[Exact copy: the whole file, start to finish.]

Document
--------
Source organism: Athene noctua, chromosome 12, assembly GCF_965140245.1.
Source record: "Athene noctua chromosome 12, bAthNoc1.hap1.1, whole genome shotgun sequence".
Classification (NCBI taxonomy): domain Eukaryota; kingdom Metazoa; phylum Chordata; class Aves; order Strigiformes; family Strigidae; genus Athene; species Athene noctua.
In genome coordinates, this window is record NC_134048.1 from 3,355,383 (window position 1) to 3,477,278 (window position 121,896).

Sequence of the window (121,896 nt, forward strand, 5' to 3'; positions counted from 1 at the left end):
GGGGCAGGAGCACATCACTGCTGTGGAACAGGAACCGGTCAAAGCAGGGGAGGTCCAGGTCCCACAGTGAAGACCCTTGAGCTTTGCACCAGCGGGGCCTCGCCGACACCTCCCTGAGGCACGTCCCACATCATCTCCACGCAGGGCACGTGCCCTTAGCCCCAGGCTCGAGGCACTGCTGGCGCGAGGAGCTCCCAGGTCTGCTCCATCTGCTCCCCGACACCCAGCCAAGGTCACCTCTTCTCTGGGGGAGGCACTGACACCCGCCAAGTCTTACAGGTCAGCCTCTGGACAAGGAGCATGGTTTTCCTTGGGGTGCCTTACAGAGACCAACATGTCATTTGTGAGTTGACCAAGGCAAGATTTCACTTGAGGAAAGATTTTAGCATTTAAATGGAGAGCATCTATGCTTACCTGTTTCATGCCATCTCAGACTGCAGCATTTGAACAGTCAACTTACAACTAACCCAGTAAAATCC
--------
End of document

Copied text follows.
Source organism: Athene noctua, chromosome 12, assembly GCF_965140245.1.
Source record: "Athene noctua chromosome 12, bAthNoc1.hap1.1, whole genome shotgun sequence".
Classification (NCBI taxonomy): domain Eukaryota; kingdom Metazoa; phylum Chordata; class Aves; order Strigiformes; family Strigidae; genus Athene; species Athene noctua.
In genome coordinates, this window is record NC_134048.1 from 3,355,383 (window position 1) to 3,477,278 (window position 121,896).

Sequence of the window (121,896 nt, forward strand, 5' to 3'; positions counted from 1 at the left end):
GGGGCAGGAGCACATCACTGCTGTGGAACAGGAACCGGTCAAAGCAGGGGAGGTCCAGGTCCCACAGTGAAGACCCTTGAGCTTTGCACCAGCGGGGCCTCGCCGACACCTCCCTGAGGCACGTCCCACATCATCTCCACGCAGGGCACGTGCCCTTAGCCCCAGGCTCGAGGCACTGCTGGCGCGAGGAGCTCCCAGGTCTGCTCCATCTGCTCCCCGACACCCAGCCAAGGTCACCTCTTCTCTGGGGGAGGCACTGACACCCGCCAAGTCTTACAGGTCAGCCTCTGGACAAGGAGCATGGTTTTCCTTGGGGTGCCTTACAGAGACCAACATGTCATTTGTGAGTTGACCAAGGCAAGATTTCACTTGAGGAAAGATTTTAGCATTTAAATGGAGAGCATCTATGCTTACCTGTTTCATGCCATCTCAGACTGCAGCATTTGAACAGTCAACTTACAACTAACCCAGTAAAATCC